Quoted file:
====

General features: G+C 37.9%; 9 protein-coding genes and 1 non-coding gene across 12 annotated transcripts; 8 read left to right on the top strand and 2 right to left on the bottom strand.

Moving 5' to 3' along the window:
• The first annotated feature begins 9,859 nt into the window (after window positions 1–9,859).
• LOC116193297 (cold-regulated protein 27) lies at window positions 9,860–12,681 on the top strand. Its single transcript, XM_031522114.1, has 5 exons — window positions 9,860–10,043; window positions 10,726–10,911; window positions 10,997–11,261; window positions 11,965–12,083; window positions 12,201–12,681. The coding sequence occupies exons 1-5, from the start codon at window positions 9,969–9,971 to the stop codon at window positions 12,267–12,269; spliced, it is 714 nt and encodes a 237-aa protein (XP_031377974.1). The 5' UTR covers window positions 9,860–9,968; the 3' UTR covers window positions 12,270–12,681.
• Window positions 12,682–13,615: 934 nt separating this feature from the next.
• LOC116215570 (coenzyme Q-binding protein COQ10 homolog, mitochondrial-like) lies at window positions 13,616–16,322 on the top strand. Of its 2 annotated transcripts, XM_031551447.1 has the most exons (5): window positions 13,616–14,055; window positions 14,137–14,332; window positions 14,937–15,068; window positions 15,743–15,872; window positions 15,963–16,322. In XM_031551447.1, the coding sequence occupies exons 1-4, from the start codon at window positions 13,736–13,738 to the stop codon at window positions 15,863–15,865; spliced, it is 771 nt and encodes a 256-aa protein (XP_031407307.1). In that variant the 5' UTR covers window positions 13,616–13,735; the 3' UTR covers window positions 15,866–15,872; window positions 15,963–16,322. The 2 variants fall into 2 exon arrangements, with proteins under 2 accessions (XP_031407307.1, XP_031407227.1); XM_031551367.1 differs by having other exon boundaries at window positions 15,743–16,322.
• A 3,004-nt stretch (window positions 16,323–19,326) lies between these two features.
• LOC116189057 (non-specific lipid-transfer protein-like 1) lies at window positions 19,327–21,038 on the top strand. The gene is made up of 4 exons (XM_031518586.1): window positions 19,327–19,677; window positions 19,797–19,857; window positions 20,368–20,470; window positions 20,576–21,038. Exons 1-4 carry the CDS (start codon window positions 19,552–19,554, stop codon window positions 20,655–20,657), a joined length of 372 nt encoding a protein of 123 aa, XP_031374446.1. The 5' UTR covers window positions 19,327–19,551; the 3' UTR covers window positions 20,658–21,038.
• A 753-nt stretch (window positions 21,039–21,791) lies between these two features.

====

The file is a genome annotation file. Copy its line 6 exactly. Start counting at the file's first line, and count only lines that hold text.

• LOC116215570 (coenzyme Q-binding protein COQ10 homolog, mitochondrial-like) lies at window positions 13,616–16,322 on the top strand. Of its 2 annotated transcripts, XM_031551447.1 has the most exons (5): window positions 13,616–14,055; window positions 14,137–14,332; window positions 14,937–15,068; window positions 15,743–15,872; window positions 15,963–16,322. In XM_031551447.1, the coding sequence occupies exons 1-4, from the start codon at window positions 13,736–13,738 to the stop codon at window positions 15,863–15,865; spliced, it is 771 nt and encodes a 256-aa protein (XP_031407307.1). In that variant the 5' UTR covers window positions 13,616–13,735; the 3' UTR covers window positions 15,866–15,872; window positions 15,963–16,322. The 2 variants fall into 2 exon arrangements, with proteins under 2 accessions (XP_031407307.1, XP_031407227.1); XM_031551367.1 differs by having other exon boundaries at window positions 15,743–16,322.